And here it is: The Best Christmas Album of 2012. For the third year in a row, the fine folks at Flannelgraph Records have filled a basic need: to produce great new music for the holidays. These playful instrumentals provide a perfect way to offset the preponderance of cover tunes and saccharine melodies blasting from stores, radios and TVs at this time of year. And even better, all funds raised go to buy Christmas gifts for children staying with their mothers at Bloomington, Indiana’s domestic violence/rape crisis shelter Middle Way House. The two hour, 34-track download album (also available with a Christmas card/track listing for those who want a physical memento) is a way to say that life doesn’t have to be so rotten, the holidays don’t have to be so rotten, and holiday music doesn’t have to be so rotten, all at the same time.
Much of the music possesses a throwback vibe: surf guitars, ancient keyboards, silver bells. These tracks exude comfort and warmth. The picture-postcard America (that may never have existed in real life) finds its soundtrack here. Nothing here will cause pain. For the lost and lonely ~ the people for whom Christmas originally took place ~ such a collection is a panacea. The best artist-title combo (and a darn good song to boot) is Mike Adams at His Honest Weight’s track “Waiting For My Son On Christmas Eve”. There’s a lot of truth in those words, a hopeful and poignant holiday experience. Everybody’s waiting for someone to come home. But perhaps the truth isn’t entirely found in the titles; “XXXMas” isn’t such a wonderful title, to say nothing of Track 27 (look it up, I’m not printing it!). But it’s all in good fun, which is what is needed in the midst of all the world’s anxiety and stress. This album is a small, good thing, a way to light whatever little corner of the world gives it room.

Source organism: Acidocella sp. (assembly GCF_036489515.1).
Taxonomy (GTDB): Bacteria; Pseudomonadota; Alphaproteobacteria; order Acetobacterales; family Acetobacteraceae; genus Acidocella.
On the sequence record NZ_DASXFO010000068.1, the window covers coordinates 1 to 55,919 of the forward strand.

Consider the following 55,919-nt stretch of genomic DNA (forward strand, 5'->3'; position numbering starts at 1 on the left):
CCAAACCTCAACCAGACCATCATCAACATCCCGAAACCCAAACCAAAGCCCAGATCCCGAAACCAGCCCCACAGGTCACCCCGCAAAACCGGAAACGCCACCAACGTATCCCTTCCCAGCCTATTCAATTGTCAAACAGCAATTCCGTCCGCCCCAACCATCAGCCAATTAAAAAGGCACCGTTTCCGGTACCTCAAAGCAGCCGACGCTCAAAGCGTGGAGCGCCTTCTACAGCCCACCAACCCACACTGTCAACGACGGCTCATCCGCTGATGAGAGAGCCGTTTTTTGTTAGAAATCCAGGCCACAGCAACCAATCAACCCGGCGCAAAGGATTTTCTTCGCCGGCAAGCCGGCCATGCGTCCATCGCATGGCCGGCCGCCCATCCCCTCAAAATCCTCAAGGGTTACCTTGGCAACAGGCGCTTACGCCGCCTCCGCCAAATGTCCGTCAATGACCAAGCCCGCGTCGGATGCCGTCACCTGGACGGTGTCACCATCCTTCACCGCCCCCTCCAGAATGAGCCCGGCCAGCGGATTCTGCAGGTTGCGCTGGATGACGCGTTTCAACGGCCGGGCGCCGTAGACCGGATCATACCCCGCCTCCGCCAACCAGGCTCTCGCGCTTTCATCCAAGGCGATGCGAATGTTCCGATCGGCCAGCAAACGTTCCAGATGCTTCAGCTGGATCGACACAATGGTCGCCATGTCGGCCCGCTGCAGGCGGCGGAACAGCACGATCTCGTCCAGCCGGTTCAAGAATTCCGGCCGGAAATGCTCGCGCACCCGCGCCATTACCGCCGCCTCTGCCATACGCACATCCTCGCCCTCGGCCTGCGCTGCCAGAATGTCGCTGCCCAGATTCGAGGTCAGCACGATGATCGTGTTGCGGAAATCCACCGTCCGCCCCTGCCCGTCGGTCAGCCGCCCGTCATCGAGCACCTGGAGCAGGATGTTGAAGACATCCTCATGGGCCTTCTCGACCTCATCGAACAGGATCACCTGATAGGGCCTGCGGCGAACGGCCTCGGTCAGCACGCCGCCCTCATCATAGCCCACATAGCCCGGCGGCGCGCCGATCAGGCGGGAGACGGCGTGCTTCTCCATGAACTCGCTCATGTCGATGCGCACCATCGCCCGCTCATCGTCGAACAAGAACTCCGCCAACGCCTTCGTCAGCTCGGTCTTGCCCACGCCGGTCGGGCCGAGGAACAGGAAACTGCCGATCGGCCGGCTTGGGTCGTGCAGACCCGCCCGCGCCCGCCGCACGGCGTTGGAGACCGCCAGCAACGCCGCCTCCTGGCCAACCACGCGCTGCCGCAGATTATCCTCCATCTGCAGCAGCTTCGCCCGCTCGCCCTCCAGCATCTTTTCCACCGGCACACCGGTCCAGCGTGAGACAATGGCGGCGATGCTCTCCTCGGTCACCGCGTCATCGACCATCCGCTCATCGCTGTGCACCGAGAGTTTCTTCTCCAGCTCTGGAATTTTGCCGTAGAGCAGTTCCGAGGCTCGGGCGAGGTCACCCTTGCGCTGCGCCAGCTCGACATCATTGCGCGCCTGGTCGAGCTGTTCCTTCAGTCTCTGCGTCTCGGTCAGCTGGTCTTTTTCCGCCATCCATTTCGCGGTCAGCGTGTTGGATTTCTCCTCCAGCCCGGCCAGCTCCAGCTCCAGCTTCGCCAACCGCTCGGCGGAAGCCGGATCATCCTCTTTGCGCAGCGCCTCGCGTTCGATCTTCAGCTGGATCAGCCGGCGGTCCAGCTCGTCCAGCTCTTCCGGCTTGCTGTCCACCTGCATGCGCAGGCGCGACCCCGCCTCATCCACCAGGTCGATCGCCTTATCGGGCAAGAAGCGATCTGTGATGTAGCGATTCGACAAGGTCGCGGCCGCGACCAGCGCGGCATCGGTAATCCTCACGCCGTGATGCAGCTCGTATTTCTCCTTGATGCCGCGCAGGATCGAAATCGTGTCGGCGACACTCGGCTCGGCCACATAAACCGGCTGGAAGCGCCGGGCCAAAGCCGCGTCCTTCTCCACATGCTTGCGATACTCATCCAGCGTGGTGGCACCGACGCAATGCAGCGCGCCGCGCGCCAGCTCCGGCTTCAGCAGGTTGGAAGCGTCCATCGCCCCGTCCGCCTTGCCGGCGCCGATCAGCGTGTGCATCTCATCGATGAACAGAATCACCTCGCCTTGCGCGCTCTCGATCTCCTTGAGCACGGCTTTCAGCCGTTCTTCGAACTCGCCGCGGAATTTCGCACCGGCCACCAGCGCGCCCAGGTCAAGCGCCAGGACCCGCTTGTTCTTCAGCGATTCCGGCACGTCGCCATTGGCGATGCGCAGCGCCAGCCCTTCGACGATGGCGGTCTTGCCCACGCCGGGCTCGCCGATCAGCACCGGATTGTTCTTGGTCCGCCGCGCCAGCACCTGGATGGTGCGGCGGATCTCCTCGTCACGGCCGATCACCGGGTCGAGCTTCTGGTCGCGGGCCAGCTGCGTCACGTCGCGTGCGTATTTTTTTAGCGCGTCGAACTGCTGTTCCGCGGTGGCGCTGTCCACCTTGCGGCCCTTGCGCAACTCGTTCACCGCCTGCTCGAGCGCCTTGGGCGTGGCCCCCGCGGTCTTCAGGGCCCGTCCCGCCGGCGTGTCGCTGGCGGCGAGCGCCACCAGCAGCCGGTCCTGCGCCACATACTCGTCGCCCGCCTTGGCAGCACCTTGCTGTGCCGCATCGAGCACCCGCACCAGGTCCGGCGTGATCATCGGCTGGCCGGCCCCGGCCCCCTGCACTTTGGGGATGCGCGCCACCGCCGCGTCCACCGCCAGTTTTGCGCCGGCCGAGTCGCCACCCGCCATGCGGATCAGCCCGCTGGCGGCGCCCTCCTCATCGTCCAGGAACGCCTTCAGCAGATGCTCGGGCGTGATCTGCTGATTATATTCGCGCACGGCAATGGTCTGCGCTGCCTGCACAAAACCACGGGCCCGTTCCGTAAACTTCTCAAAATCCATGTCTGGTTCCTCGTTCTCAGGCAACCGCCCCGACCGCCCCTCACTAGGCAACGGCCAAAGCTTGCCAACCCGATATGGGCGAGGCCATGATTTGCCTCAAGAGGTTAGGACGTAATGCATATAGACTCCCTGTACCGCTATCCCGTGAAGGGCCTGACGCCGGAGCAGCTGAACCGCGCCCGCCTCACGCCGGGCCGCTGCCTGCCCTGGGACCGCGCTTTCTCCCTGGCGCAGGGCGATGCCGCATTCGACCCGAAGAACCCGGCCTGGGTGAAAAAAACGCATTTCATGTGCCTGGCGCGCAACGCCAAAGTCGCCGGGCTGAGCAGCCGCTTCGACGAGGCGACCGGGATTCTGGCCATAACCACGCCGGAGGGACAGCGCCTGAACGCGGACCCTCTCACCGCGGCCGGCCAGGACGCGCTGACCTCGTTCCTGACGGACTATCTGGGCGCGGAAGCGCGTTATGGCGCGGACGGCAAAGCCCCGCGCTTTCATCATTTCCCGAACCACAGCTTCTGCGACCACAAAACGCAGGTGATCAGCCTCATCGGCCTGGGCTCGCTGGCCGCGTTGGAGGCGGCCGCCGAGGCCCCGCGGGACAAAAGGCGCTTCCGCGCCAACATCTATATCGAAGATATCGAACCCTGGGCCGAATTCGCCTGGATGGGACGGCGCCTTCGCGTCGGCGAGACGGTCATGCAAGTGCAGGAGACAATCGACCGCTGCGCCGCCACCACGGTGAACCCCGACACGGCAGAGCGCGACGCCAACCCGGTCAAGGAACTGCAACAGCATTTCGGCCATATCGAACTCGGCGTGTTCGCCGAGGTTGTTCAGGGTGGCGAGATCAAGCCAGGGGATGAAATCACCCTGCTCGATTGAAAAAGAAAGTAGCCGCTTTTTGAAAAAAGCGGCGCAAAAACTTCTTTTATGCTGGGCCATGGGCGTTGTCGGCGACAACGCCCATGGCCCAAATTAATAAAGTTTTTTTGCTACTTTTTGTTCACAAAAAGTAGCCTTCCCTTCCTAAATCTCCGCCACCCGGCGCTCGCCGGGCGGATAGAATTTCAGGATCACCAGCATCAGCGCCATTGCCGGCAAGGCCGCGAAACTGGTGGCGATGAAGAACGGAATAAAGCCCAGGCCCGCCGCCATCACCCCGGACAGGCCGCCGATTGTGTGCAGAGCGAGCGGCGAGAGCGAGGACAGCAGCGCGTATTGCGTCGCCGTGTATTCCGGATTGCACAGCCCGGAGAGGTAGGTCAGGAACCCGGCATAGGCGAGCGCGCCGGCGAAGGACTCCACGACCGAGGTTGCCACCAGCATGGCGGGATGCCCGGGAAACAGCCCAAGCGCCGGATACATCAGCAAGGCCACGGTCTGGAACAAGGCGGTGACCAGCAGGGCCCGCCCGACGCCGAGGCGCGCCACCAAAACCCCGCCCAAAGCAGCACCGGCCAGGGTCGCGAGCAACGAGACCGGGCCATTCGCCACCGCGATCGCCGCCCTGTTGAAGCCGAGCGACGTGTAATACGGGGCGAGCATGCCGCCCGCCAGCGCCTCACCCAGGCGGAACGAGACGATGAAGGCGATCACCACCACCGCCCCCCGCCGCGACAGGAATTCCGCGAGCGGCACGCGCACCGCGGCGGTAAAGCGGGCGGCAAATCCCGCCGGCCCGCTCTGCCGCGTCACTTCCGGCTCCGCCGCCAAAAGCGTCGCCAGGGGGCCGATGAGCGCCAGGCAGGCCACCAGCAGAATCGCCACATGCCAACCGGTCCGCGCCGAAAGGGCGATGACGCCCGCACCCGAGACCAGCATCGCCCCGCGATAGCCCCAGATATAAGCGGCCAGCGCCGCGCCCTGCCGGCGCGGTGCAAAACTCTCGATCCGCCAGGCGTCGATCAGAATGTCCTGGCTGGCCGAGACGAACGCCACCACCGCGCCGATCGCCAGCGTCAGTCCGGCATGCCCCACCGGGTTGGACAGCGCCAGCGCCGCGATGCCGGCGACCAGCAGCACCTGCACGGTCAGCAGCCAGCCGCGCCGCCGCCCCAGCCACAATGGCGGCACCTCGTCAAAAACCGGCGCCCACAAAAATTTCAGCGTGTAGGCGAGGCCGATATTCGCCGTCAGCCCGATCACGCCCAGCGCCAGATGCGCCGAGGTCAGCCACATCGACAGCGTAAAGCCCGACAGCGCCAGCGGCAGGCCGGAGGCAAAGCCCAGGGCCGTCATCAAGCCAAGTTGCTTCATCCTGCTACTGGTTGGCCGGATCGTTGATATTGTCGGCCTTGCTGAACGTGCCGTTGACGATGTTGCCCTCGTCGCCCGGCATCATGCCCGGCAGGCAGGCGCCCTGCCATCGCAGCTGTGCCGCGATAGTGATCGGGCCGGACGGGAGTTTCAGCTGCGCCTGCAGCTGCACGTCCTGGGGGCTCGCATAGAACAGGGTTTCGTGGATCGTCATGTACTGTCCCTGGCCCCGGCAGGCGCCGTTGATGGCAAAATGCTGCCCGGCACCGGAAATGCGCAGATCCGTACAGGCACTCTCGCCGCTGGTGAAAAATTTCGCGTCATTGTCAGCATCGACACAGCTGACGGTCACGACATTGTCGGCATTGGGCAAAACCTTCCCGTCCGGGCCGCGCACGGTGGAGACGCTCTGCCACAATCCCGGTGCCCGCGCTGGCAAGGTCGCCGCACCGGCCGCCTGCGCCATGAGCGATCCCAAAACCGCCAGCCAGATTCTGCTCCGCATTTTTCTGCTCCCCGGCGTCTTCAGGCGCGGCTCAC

As expected, there are a few standout cuts, although it’s important to note that every track here is at least decent, which in terms of a large compilation is pretty much a Christmas miracle. After half a dozen spins, I’m still playing it all the way through. So nobody gets coal in their stocking, but a few artists get eggnog and candy canes. For me, the tracks that keep making me put down the pen, the book or the ornament are Funeral Home’s “Oksana and the Blacksmith”, a brief post-rock inflected piece that features bells, brass and a bass drum; Soporus’ tender guitar-and-glockenspiel “Gävle Goat” (which refers to a giant Swedish goat, made out of straw, that ends up being burned by vandals nearly every year; see Wikipedia for a really funny entry); the fuzzy drones of Thee Tsunami’s “Happy AlcoHolidaze”, which accurately reflect the title; and quixod’s vast “Drip On You Melting Icicle”, a textured post-rock piece in the Do Make Say Think vein that at is 8:06 is the longest track here and worth every minute. You’ll have your own favorites too, but that’s not the important message being delivered here. That message is: the holidays don’t have to be so rotten. Thank you, Flannelgraph. (Richard Allen)